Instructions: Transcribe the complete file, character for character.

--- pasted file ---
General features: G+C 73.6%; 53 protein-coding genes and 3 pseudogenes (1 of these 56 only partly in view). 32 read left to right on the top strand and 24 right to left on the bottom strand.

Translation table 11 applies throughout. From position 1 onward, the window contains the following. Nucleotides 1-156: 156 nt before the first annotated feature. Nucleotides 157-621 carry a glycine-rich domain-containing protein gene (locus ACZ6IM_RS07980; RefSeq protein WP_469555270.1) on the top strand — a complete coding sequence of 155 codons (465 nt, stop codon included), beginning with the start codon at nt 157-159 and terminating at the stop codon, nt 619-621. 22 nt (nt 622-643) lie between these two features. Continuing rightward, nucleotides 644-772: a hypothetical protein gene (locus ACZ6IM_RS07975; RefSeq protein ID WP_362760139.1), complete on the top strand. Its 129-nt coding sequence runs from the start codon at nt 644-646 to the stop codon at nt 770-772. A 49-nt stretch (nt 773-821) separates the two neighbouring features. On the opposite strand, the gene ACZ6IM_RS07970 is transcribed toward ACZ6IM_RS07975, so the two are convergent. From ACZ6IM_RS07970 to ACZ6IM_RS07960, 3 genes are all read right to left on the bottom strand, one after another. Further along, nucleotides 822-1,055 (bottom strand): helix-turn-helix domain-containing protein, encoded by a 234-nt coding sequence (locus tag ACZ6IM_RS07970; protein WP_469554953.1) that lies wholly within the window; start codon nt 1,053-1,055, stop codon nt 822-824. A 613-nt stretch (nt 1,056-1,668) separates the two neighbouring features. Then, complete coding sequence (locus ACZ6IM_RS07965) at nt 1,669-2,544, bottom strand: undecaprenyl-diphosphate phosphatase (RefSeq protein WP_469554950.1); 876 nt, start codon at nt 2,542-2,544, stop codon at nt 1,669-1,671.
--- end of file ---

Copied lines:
General features: G+C 73.6%; 53 protein-coding genes and 3 pseudogenes (1 of these 56 only partly in view). 32 read left to right on the top strand and 24 right to left on the bottom strand.

Translation table 11 applies throughout. From position 1 onward, the window contains the following. Nucleotides 1-156: 156 nt before the first annotated feature. Nucleotides 157-621 carry a glycine-rich domain-containing protein gene (locus ACZ6IM_RS07980; RefSeq protein WP_469555270.1) on the top strand — a complete coding sequence of 155 codons (465 nt, stop codon included), beginning with the start codon at nt 157-159 and terminating at the stop codon, nt 619-621. 22 nt (nt 622-643) lie between these two features. Continuing rightward, nucleotides 644-772: a hypothetical protein gene (locus ACZ6IM_RS07975; RefSeq protein ID WP_362760139.1), complete on the top strand. Its 129-nt coding sequence runs from the start codon at nt 644-646 to the stop codon at nt 770-772. A 49-nt stretch (nt 773-821) separates the two neighbouring features. On the opposite strand, the gene ACZ6IM_RS07970 is transcribed toward ACZ6IM_RS07975, so the two are convergent. From ACZ6IM_RS07970 to ACZ6IM_RS07960, 3 genes are all read right to left on the bottom strand, one after another. Further along, nucleotides 822-1,055 (bottom strand): helix-turn-helix domain-containing protein, encoded by a 234-nt coding sequence (locus tag ACZ6IM_RS07970; protein WP_469554953.1) that lies wholly within the window; start codon nt 1,053-1,055, stop codon nt 822-824. A 613-nt stretch (nt 1,056-1,668) separates the two neighbouring features. Then, complete coding sequence (locus ACZ6IM_RS07965) at nt 1,669-2,544, bottom strand: undecaprenyl-diphosphate phosphatase (RefSeq protein WP_469554950.1); 876 nt, start codon at nt 2,542-2,544, stop codon at nt 1,669-1,671.